I think it’s fair to say that Lyndon B. Johnson’s administration marked a high water mark of American liberalism on the domestic economic front. We got Medicare, Medicaid, and the War on Poverty out of his time in office alongside the Civil Rights and Voting Rights Act. Yet I think most people would be interested to read his 1964 State of the Union Address and find that he engaged in all the rhetorical and tactical tics that liberals hate about Barack Obama:
For my part, I pledge a progressive administration which is efficient, and honest and frugal. The budget to be submitted to the Congress shortly is in full accord with this pledge.
It will cut our deficit in half–from $10 billion to $4,900 million. It will be, in proportion to our national output, the smallest budget since 1951.
It will call for a substantial reduction in Federal employment, a feat accomplished only once before in the last 10 years. While maintaining the full strength of our combat defenses, it will call for the lowest number of civilian personnel in the Department of Defense since 1950.
I therefore urge the Congress to take final action on this bill by the first of February, if at all possible. For however proud we may be of the unprecedented progress of our free enterprise economy over the last 3 years, we should not and we cannot permit it to pause.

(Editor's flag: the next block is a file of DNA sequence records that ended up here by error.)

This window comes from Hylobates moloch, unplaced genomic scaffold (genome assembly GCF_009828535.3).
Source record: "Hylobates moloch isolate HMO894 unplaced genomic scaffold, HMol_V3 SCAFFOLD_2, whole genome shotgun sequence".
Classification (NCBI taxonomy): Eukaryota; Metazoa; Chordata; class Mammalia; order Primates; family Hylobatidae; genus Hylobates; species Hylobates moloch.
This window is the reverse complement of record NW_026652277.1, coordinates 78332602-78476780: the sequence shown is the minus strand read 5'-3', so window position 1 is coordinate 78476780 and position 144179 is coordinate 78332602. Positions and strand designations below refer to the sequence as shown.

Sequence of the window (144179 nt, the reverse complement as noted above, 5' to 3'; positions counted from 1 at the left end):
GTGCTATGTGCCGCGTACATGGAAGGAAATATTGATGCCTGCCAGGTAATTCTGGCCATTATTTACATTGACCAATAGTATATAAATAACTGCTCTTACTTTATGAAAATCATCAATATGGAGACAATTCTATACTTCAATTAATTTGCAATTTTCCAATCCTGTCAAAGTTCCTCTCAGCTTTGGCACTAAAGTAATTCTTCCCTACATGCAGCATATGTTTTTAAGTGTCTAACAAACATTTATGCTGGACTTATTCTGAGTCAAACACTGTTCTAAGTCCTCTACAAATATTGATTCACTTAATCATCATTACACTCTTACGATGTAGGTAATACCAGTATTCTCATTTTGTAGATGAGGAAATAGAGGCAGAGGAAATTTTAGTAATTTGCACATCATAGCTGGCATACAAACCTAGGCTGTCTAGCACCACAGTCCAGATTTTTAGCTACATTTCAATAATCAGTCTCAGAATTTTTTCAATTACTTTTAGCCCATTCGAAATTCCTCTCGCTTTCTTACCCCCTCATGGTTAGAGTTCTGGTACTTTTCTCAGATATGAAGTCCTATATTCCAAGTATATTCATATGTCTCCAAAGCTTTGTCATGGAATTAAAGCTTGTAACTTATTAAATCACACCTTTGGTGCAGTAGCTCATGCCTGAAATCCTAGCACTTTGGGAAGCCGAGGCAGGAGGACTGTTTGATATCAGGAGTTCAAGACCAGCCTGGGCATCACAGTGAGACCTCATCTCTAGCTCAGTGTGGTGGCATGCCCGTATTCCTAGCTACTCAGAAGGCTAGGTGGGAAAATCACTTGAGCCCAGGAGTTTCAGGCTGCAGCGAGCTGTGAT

In 1963, for the first time in history, we crossed the 70 million job mark, but we will soon need more than 75 million jobs. In 1963 our gross national product reached the $600 billion level–$100 billion higher than when we took office. But it easily could and it should be still $30 billion higher today than it is.
Wages and profits and family income are also at their highest levels in history–but I would remind you that 4 million workers and 13 percent of our industrial capacity are still idle today.
We need a tax cut now to keep this country moving.
It’s true that unlike Obama, LBJ makes specific reference to Keynesian concepts like the output gap (“it easily could and it should be still $30 billion higher”) and excess capacity (“4 million workers and 13 percent of our industrial capacity are still idle today”) but lurking amidst the calls for expanded health insurance, anti-poverty action, and civil rights is this basic commitment to trying to get himself perceived as a foe of high taxes and excessive spending.